3. Minimize your army’s weaknesses.
Space Marines are not very a very mobile list generally. They like to stay together and use their weight of power rather than spread out and carry out specialist duties. All elements of your army must have synergy with eachother in order to work properly. I need to make sure none of my army gets separated and that everyone can support eachother if necessary. A vital part of my army does not like to move. That is a weakness in a list that’s otherwise fully mechanized. I need to overcome this weakness via smart deployment or violently force the game’s outcome through sheer weight of power. This is something that Space Marines can do very well and I intend on doing so every chance I get. I intend to do this by letting loose 10 missiles a turn and position my army in a way that’ll eventually lead to close-ranged combat; something that Wolves excel at.
4. Maximize the amount of threat you present on the table.
I like to count up the amount of threats I have on the table in clusters. The Rune Priest in the Grey Hunter pack and the Rhino will be a threat to my opponent. He provides annoying psychic abilities and has the ability to shut down enemy magic on a 4+ (1). My other well-configured Grey Hunter packs will be a threat as well (2). Arjac and his squad of Grey Hunters in the LRC will be two huge threats that my opponent will be wary of (3, 4). The Long Fangs will be a fire base that needs to be silenced, so my opponent will have to deal with those one way or another (5). I have presented 5 key areas of threat on the table and my opponent’s decisions for moving, shooting and assaulting will have to be based on those. The more decisions you force your opponent to make in any given game turn is an important facet in a well constructed list. He shouldn’t ever be doing something without fear of consequence.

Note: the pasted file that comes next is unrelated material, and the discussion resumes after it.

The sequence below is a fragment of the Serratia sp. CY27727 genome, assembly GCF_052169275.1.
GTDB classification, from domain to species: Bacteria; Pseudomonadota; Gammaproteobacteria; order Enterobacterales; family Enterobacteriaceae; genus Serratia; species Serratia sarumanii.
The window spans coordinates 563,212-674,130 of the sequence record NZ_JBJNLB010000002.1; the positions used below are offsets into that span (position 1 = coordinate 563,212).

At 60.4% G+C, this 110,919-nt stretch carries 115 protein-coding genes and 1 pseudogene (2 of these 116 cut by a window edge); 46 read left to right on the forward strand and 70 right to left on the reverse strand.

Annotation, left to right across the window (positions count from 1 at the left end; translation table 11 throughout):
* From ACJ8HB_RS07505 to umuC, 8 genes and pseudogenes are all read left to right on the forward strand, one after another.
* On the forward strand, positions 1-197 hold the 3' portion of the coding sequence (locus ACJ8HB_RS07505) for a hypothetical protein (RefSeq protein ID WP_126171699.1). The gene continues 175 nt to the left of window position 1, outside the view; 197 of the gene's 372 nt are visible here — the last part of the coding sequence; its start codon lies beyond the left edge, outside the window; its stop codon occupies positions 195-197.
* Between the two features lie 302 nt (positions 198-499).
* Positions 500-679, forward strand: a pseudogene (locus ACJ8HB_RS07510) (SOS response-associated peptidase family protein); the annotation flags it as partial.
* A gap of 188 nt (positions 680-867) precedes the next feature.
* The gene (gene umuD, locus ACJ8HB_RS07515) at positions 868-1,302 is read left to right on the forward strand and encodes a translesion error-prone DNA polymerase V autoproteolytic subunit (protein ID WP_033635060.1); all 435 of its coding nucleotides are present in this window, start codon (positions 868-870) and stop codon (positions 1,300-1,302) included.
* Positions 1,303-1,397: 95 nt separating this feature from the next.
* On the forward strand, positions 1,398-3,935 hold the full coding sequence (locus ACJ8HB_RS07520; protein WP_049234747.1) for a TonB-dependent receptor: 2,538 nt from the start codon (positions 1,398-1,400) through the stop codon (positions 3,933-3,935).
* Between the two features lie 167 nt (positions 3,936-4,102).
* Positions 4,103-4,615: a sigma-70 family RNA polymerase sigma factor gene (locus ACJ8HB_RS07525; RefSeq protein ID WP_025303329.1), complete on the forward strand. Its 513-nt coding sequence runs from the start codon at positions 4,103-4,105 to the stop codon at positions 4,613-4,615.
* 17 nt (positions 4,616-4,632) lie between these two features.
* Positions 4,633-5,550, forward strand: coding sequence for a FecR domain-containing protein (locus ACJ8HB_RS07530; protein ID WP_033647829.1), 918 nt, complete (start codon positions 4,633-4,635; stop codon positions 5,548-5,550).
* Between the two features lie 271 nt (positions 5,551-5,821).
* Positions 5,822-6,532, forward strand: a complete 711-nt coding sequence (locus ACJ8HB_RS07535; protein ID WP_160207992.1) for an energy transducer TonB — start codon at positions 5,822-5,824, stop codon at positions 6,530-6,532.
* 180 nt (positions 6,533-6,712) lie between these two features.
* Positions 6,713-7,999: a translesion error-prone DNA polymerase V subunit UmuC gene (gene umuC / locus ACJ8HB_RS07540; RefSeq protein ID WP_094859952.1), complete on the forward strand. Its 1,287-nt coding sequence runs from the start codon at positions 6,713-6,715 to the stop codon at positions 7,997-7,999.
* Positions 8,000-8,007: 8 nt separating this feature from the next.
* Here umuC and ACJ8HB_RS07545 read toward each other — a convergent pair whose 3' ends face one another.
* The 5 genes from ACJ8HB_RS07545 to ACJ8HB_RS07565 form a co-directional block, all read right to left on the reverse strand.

5. Stay away from the all-eggs-in-one-basket approach.
By spreading your points across the army evenly in terms of areas of threat, you avoid the deathstar approach that a lot of players tend to do. They throw their uber lord in a unit of expensive Terminators and a Land Raider and that’s all the serious threat they have on the table (because they don’t have points for anything else). 3 threats located in 1 unit is an easy way for a good opponent to make his decisions. Note that this scales directly proportional to how large the game is. At 2K points, this is something you can get away with but at 1750 or 1500, this is not really do-able. For example, Ragnar, 5x WGT in a LRC costs ~740 points. Is it dangerous? Hell yeah. But if you’re playing a 1500 point game, that’s half of your army right there. All of which are not scoring, so where do you get the points for enough mans to reliably hold objectives? This is something to think about when constructing your army list.
Once you get these things down in your list, you should go out and experiment (playtest!) with it. Note the type of game that you’re playing and at what point level. See if your army preforms well at capturing points, obtaining kill points or seizing objectives. Note what the army excels at, what areas it needs improvements in and what you can do to make it better for the next game. Don’t be afraid to lose a game or two, I know I lost my first couple of games with Space Wolves. As long as you learn from your mistakes and improve upon them, you will become a better player. This is a guarantee.
You can find Hero over on his blog (Hero’g Gaming Blog).